1. 1. Ensuring Information Quality and the Emergence of Healthcare 2.0 Joe Gollner Vice President e-Publishing Solutions Copyright © Stilo International 2008 Stilo International
  2. 2. Topics A Little Context Some Issues with How Technology is Typically U d T h l i T i ll Used The Unique Role of XML The Importance of Validation The State of the Art in Content Validation & Processing Why this is Important…
  3. 3. John Radcliffe
  4. 4. The Information Revolution and Medicine The Quack – William Hogarth from “Marriage à la Mode” The Early Printing Press Royal College of Physicians
  5. 5. Technology and Healthcare Primary focus has been on y improving the delivery of care Pharmaceuticals Medical devices Diagnostic support Secondary focus has been administrative Patients and staff Facilities F iliti Finance Persistent health information Has received less attention... Points towards larger “domains”
  6. 6. The Perils of Application Orientation Application Application Authoring Printing Application Printing Application Application Application Importing Indexing Viewing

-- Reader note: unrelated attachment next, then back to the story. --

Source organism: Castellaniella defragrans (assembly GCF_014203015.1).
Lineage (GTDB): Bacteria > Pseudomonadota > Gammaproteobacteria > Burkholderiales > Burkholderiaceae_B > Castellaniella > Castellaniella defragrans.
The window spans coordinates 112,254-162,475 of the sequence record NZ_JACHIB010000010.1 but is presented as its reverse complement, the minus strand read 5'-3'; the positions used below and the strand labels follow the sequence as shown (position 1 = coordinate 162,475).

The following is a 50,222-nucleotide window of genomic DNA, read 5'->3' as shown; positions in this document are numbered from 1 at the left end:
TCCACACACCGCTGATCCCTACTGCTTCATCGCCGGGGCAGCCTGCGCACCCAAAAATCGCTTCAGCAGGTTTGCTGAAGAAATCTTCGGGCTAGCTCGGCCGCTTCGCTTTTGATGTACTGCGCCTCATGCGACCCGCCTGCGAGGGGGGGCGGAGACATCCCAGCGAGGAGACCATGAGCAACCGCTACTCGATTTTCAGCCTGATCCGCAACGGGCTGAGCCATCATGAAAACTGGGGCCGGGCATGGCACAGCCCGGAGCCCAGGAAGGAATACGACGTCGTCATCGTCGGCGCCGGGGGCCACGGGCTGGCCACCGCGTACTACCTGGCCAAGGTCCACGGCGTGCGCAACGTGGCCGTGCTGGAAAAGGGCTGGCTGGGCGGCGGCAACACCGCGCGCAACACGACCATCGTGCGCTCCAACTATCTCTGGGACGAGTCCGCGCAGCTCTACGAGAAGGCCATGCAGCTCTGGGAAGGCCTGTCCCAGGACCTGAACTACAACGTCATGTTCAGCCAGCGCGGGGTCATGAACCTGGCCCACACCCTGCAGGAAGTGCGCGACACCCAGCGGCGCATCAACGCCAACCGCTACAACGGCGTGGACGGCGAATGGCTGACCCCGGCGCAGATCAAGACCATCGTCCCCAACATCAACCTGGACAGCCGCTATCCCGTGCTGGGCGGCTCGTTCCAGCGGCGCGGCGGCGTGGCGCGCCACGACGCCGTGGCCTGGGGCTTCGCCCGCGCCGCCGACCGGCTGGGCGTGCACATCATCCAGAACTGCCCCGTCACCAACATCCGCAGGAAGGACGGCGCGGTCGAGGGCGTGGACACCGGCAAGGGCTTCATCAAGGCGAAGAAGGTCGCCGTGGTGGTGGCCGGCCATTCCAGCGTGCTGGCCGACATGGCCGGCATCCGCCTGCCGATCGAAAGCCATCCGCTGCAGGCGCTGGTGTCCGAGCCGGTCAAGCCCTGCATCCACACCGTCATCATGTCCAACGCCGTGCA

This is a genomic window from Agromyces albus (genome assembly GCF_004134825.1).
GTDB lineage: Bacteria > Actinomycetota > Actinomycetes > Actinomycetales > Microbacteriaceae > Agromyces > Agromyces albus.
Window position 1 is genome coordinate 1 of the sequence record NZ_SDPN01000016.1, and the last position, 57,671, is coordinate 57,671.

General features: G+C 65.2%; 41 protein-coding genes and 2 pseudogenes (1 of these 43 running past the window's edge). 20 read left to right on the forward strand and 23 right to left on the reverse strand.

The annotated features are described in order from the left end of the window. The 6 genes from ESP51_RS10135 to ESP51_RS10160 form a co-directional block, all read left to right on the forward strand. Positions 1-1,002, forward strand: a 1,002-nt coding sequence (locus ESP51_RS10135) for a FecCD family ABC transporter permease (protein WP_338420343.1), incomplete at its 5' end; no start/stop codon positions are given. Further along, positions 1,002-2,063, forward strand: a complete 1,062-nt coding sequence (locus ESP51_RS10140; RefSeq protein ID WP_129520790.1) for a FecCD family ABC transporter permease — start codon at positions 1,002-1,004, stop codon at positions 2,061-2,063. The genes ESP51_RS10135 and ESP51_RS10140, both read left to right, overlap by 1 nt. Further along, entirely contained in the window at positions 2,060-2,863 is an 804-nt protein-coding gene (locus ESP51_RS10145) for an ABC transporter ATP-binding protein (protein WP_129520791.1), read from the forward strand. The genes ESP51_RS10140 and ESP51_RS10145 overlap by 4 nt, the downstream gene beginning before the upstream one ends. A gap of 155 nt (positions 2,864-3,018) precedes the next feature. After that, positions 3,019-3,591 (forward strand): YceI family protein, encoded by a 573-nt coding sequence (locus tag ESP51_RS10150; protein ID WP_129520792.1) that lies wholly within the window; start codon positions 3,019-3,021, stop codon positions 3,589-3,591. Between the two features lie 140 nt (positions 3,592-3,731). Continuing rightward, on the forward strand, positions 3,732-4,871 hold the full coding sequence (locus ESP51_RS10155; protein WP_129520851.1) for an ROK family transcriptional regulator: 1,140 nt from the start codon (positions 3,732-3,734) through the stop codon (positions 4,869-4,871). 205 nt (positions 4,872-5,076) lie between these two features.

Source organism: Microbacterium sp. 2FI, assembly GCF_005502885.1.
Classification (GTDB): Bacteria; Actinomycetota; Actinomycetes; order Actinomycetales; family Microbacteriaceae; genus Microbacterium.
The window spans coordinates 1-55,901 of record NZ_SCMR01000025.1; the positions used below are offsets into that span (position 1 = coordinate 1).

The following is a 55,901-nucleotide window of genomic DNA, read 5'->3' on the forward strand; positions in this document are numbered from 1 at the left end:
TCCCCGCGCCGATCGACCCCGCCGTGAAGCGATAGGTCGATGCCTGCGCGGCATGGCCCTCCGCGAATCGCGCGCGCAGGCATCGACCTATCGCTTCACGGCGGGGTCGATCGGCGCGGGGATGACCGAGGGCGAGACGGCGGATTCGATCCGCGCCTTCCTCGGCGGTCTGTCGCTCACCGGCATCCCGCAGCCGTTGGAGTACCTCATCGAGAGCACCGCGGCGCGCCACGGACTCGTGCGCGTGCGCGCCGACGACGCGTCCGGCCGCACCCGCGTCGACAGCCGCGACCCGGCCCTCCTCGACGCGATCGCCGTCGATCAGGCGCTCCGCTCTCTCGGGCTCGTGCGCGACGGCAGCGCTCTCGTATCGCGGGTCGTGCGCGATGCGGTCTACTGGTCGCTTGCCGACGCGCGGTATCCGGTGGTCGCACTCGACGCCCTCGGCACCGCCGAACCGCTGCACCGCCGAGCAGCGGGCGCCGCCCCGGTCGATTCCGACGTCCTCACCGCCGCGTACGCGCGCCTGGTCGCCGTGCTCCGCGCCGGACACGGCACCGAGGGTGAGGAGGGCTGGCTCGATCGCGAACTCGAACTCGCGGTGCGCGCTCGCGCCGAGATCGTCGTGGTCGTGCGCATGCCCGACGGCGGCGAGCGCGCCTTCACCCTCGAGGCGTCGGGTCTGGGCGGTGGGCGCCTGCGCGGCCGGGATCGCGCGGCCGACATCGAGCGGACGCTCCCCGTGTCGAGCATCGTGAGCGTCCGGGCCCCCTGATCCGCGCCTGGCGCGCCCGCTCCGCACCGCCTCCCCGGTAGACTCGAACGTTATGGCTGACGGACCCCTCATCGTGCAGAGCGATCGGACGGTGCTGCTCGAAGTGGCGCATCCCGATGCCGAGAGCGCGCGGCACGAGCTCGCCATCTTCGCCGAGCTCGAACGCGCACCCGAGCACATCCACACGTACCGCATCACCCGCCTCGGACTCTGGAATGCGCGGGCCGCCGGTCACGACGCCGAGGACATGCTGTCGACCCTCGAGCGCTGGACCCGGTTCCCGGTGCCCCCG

7. 7. The Nature of Software Applications Software Applications Applications are tools pp share a number of traits that amplify the skills of people to Developed to address a enhance performance Purpose specific purpose Predicated on data inputs Application with predictable structures and values Purpose Guided by “definitive” algorithms through which a result can be determined or Applications depend on Strict control Conditions Satisfied Fixed scope Limited timeframe
  8. 8. Extensible Markup Language (XML) Source: Microsoft
  9. 9. XML Filled a Growing Need Proprietary (controlled) formats and closed applications could not deal with growing complexity
  10. 10. XML: an Open Data Format for Open Systems